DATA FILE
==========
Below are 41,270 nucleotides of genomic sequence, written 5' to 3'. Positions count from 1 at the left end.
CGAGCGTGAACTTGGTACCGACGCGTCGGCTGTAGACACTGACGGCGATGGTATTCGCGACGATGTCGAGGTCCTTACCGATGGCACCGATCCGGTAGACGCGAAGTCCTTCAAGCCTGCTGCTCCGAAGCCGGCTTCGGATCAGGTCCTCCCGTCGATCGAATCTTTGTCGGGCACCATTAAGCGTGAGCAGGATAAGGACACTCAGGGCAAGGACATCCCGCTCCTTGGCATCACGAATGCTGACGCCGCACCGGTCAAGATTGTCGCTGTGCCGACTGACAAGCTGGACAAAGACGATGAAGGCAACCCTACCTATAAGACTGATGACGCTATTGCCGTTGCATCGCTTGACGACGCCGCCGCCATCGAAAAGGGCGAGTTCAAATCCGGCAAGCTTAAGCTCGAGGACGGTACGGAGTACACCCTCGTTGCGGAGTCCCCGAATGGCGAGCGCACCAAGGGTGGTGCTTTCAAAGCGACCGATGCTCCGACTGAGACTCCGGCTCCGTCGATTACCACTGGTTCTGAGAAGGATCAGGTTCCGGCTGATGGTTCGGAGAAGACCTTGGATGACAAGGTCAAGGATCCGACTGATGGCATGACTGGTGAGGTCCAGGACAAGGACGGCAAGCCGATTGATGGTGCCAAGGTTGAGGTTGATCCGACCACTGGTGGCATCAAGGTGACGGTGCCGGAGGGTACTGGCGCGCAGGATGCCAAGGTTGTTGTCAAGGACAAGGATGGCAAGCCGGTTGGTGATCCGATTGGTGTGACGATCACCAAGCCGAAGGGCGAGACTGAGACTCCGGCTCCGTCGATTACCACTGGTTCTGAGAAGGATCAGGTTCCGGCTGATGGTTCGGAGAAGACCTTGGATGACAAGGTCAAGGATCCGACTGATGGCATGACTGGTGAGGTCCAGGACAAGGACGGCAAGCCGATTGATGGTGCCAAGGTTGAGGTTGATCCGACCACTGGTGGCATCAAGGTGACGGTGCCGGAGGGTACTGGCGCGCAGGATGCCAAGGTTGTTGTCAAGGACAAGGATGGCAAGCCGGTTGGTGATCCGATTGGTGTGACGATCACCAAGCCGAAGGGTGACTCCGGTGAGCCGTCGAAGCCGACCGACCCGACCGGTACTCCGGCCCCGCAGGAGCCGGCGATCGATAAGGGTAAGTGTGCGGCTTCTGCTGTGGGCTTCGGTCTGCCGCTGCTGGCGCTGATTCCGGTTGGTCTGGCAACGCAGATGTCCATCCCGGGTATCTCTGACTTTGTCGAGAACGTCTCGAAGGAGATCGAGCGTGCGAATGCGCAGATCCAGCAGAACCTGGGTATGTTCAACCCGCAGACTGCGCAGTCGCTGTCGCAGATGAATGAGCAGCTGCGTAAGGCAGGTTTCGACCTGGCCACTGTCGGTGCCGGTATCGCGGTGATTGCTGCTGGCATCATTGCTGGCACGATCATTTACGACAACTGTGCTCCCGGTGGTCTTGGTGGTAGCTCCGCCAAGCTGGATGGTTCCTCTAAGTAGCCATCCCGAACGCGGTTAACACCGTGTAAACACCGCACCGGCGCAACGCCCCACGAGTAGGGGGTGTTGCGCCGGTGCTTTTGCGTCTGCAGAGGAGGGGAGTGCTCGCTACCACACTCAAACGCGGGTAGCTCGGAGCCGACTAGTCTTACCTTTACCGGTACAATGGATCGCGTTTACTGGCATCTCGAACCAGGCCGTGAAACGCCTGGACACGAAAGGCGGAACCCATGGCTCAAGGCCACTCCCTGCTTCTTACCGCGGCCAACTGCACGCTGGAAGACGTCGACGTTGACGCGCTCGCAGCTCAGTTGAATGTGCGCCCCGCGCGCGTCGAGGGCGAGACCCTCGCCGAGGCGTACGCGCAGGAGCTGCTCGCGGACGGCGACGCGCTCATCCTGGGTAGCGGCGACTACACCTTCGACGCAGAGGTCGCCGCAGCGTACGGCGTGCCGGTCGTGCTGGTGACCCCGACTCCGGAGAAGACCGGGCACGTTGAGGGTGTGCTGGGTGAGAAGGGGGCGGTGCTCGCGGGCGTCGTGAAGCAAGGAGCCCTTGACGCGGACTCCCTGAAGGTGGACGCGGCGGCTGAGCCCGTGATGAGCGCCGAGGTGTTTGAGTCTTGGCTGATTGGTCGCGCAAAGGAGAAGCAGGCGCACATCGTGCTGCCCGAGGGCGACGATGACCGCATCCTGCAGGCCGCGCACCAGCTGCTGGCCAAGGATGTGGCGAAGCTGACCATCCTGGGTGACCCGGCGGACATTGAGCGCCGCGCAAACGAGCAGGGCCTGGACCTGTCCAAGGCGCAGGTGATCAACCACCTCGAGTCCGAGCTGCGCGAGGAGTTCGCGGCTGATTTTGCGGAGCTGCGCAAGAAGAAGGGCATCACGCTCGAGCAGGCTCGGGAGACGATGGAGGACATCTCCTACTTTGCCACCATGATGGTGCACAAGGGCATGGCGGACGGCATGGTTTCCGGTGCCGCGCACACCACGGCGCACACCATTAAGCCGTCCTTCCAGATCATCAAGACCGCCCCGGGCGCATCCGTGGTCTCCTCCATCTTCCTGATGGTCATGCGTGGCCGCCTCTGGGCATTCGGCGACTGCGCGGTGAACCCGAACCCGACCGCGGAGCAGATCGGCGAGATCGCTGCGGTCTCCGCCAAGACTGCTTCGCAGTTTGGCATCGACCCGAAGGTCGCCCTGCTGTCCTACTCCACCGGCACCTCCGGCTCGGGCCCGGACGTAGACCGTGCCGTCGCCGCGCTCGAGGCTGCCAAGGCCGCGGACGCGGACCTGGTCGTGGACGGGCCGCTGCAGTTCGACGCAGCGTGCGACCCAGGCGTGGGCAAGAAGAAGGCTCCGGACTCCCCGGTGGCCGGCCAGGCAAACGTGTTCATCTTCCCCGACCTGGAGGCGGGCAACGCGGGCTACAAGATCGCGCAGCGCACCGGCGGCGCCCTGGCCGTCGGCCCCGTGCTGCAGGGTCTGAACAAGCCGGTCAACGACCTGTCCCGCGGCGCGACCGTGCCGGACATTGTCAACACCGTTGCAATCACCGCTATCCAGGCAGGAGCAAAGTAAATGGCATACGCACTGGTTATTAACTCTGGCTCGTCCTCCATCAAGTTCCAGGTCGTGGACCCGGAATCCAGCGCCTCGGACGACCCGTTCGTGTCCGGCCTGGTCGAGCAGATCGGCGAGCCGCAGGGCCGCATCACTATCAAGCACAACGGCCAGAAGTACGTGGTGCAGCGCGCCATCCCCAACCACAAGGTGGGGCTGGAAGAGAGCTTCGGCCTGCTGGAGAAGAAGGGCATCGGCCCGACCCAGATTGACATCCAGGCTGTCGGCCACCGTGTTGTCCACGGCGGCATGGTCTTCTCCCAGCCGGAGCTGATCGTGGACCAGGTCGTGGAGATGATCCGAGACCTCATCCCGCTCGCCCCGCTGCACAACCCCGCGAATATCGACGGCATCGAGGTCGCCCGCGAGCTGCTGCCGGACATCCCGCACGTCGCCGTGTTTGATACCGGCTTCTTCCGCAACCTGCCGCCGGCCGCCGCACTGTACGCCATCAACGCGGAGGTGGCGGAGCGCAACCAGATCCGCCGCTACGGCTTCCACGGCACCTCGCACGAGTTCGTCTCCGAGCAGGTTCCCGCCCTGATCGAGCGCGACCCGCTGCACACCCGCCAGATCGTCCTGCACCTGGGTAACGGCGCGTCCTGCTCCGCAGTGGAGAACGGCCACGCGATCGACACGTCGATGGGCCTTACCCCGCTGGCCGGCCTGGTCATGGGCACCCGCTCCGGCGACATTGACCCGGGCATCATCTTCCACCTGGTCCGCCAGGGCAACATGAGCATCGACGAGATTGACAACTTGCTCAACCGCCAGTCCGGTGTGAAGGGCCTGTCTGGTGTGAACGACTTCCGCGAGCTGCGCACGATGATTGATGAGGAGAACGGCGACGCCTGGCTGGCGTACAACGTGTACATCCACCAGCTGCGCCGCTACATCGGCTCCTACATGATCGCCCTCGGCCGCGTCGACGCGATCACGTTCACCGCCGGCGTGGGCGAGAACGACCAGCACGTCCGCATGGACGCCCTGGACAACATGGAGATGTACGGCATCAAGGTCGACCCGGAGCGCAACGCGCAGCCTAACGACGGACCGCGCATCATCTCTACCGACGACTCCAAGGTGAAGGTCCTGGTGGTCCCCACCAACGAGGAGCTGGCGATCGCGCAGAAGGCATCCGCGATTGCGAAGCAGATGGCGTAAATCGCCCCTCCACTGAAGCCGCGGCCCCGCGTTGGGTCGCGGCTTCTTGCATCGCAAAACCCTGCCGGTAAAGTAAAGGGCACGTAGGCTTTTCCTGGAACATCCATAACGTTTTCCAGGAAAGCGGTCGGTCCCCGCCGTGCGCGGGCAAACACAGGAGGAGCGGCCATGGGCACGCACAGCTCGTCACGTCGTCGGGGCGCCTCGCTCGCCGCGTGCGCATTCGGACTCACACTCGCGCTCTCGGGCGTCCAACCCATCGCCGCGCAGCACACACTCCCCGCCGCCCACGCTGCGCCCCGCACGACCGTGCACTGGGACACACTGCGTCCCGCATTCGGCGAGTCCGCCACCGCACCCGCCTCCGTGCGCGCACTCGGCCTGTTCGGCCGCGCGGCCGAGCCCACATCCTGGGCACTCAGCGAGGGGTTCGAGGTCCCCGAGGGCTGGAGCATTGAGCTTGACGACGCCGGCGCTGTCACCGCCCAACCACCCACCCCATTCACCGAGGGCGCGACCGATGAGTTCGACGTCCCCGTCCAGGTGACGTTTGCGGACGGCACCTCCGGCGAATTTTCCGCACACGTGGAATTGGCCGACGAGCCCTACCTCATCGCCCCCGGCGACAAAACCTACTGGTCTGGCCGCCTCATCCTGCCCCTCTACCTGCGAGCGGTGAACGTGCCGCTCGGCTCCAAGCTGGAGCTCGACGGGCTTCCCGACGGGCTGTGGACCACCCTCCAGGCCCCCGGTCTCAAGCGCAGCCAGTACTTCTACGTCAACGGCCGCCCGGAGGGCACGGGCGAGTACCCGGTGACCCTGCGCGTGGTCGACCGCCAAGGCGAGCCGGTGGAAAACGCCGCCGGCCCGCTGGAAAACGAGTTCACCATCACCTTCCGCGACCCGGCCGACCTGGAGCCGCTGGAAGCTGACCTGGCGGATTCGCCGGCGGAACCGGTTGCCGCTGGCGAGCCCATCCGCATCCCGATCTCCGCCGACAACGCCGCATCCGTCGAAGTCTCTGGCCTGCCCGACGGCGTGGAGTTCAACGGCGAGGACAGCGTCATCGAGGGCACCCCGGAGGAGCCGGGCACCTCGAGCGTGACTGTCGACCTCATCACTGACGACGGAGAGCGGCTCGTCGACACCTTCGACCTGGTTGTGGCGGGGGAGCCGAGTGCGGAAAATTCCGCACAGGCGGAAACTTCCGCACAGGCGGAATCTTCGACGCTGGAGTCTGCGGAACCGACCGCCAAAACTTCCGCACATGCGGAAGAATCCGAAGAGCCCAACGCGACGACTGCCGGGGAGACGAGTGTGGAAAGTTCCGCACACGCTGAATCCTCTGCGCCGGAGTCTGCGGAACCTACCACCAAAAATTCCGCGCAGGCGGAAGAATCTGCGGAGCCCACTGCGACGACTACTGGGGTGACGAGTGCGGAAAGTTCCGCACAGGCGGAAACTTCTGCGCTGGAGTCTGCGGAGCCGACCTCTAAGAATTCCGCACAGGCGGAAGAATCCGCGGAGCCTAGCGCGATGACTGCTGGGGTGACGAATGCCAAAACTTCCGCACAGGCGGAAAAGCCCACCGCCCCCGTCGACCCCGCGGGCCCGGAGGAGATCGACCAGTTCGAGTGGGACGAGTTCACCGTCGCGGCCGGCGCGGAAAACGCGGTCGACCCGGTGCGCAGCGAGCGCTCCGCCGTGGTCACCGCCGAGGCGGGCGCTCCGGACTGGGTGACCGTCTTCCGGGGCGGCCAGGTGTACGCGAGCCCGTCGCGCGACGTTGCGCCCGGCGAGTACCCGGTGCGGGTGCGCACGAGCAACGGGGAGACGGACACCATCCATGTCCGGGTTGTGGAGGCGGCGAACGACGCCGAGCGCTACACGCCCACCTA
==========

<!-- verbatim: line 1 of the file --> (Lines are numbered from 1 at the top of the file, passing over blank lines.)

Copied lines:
Below are 41,270 nucleotides of genomic sequence, written 5' to 3'. Positions count from 1 at the left end.